The case for keeping ’Langevin Block’

Peter Shawn Taylor on the danger of judging historical figures, from Langevin to Cornwallis, on individual acts
People relax on the front lawn of the Parliament buildings near Langevin Block in Ottawa, Wednesday June 21, 2017. The federal government is renaming the Langevin Block building, which sits across from Parliament Hill, out of respect for Indigenous Peoples. (Adrian Wyld/CP)
People relax on the front lawn of the Parliament buildings near Langevin Block in Ottawa, Wednesday June 21, 2017. The federal government is renaming the Langevin Block building, which sits across from Parliament Hill, out of respect for Indigenous Peoples. (Adrian Wyld/CP)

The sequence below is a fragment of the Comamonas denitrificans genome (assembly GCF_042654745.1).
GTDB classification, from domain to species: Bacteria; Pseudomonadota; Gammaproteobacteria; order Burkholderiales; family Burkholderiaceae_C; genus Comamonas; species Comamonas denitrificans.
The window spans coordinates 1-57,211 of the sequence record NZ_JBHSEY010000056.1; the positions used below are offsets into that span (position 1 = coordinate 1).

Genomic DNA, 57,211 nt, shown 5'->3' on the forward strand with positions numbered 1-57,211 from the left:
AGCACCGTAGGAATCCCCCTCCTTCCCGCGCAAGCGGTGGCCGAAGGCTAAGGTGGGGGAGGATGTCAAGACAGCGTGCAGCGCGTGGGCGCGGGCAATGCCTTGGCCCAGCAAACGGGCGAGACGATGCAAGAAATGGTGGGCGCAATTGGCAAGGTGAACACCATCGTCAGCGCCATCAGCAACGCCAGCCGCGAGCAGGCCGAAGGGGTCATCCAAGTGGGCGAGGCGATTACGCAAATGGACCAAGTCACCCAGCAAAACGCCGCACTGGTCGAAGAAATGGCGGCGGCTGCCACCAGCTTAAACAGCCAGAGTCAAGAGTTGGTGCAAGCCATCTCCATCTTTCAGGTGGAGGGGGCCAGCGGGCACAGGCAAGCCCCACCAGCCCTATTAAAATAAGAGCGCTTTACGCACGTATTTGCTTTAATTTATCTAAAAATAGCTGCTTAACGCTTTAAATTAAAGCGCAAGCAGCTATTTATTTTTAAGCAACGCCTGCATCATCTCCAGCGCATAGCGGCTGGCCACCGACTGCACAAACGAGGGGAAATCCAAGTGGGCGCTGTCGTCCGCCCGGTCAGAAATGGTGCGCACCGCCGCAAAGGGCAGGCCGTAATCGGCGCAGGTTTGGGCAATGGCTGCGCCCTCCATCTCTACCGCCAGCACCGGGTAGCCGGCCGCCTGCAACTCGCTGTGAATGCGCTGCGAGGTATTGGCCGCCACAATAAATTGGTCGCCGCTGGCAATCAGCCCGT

People relax on the front lawn of the Parliament buildings near Langevin Block in Ottawa, Wednesday June 21, 2017. The federal government is renaming the Langevin Block building, which sits across from Parliament Hill, out of respect for Indigenous Peoples. (Adrian Wyld/CP)

As we mark the 150th anniversary of Confederation, Canadian history is in the midst of an existential crisis. From coast to coast the physical presence of many once-celebrated historical figures is being scrubbed from our midst.

Last week, in honour of the newly renamed National Indigenous Peoples Day, Prime Minister Justin Trudeau announced that the Langevin Block, which houses the Prime Minister’s Office, will be officially renamed in order to rid it of “the name of Sir Hector-Louis Langevin—an individual associated with the residential school system” and the federal government’s now-discredited plans to assimilate the Indigenous population.